• Twitter Modifies Ad Rules: Effectively taking a leaf out of the Facebook playbook, this is Twitter getting to the ad transparency party a few week late (Oh Twitter!). It’s all sensible stuff - worth being aware of the following list of what will be made public, which goes somewhat further than Facebook’s own announcements the other week I think: “All ads that are currently running on Twitter, including Promoted-Only ads; How long ads have been running; Ad creative associated with those campaigns; Ads targeted to you, as well as personalized information on which ads you are eligible to receive based on targeting”. There are slightly more stringent ones for ads deemed to be electoral in nature, but I can’t be bothered to write those up here so, you know, click the link and read the post.
  • Play, Learn, Facilitate: I don’t normally include courses and stuff in this section, but this one’s being run by a friend of mine and it seems reasonably-priced and like a nice way to spend a Friday if you can persuade someone to pony up £100 for you. It’s all about creative problem solving and stuff, which if nothing else will be a pleasing alternative to having to pretend to care about selling things to people.

denis cherim

By Dennis Cherim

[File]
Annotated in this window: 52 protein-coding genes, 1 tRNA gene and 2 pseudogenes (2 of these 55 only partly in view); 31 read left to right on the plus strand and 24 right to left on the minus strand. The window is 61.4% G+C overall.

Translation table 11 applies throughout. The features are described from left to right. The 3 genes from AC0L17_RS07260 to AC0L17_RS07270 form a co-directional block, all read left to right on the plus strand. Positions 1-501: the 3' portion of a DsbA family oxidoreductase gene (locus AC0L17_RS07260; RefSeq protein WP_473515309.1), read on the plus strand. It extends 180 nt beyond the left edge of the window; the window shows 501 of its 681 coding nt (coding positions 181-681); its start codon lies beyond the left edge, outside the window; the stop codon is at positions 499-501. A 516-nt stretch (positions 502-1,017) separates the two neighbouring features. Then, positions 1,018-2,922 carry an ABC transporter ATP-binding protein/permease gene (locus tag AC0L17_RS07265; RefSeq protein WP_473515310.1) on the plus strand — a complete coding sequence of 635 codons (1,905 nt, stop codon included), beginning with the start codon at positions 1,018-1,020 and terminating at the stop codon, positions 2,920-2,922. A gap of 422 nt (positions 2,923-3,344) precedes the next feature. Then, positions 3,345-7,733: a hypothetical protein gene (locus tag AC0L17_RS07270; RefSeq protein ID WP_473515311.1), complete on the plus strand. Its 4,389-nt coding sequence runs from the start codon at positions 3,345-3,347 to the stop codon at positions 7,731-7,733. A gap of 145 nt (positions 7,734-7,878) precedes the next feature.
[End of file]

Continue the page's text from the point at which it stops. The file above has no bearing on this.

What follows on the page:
• Neom: So let’s kick off with by far and away one of the oddest things I’ve seen all year - which isn’t really an internet thing at all. Neom is...look, here: “Neom is a one-of-its-kind industrial zone which will span three countries: Saudi Arabia, Jordan and Egypt. It will be adjacent to the Red Sea and the Gulf of Aqaba and near maritime trade routes that use the Suez Canal. 2. The 26,500 square km (10,230 square mile) zone, will focus on industries including energy and water, biotechnology, food, advanced manufacturing and entertainment; it will be powered entirely by wind and solar energy.” Which is all fine - now click on the website. HOW FCUKING WEIRDLY SCARY IS THAT? Read the breathlessly-optimistic future utopian prose! See the photos of the in-no-way-repressed women jogging in croptops! It’s all going to be great! Then think a little bit longer, and consider that if you were Saudi and you were seeking international investment for your proposed future-leading hub city-state, you’d probably dial down the woman-suppressing rhetoric, at least til the first few rounds were closed. Then think quite how much this website looks like the opening 15 minutes of every single dystopian scifi you’ve ever seen, the bit before you realise that there is a HEART OF DARKNESS beating beneath the shiny metallic skin. Am I being unnecessarily paranoid? Almost certainly, fine, but tell me that there’s nothing about this project that makes you go ‘Hm, I’ve got a funny feeling about this’. Oh, yes, and they granted citizenship to a robot too, which, interestingly, despite being feminine in appearance may actually have more rights in Saudi than women! LOL WAHHABISM!